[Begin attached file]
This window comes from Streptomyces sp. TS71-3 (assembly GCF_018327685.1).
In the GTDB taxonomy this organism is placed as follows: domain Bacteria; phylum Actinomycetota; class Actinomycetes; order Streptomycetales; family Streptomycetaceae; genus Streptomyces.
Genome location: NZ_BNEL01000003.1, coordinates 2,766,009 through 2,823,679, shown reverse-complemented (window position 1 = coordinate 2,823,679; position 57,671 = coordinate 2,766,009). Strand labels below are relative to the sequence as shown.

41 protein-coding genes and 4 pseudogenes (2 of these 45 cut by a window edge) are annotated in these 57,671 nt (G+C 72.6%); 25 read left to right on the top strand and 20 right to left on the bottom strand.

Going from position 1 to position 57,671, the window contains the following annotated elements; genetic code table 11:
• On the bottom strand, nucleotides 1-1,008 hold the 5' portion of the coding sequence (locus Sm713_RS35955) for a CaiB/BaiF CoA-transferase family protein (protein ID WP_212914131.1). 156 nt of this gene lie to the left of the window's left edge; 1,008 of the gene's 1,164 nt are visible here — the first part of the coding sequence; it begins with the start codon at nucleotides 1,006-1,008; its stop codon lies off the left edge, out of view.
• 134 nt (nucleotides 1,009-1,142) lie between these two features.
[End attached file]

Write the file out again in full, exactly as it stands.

This window comes from Streptomyces sp. TS71-3 (assembly GCF_018327685.1).
In the GTDB taxonomy this organism is placed as follows: domain Bacteria; phylum Actinomycetota; class Actinomycetes; order Streptomycetales; family Streptomycetaceae; genus Streptomyces.
Genome location: NZ_BNEL01000003.1, coordinates 2,766,009 through 2,823,679, shown reverse-complemented (window position 1 = coordinate 2,823,679; position 57,671 = coordinate 2,766,009). Strand labels below are relative to the sequence as shown.

41 protein-coding genes and 4 pseudogenes (2 of these 45 cut by a window edge) are annotated in these 57,671 nt (G+C 72.6%); 25 read left to right on the top strand and 20 right to left on the bottom strand.

Going from position 1 to position 57,671, the window contains the following annotated elements; genetic code table 11:
• On the bottom strand, nucleotides 1-1,008 hold the 5' portion of the coding sequence (locus Sm713_RS35955) for a CaiB/BaiF CoA-transferase family protein (protein ID WP_212914131.1). 156 nt of this gene lie to the left of the window's left edge; 1,008 of the gene's 1,164 nt are visible here — the first part of the coding sequence; it begins with the start codon at nucleotides 1,006-1,008; its stop codon lies off the left edge, out of view.
• 134 nt (nucleotides 1,009-1,142) lie between these two features.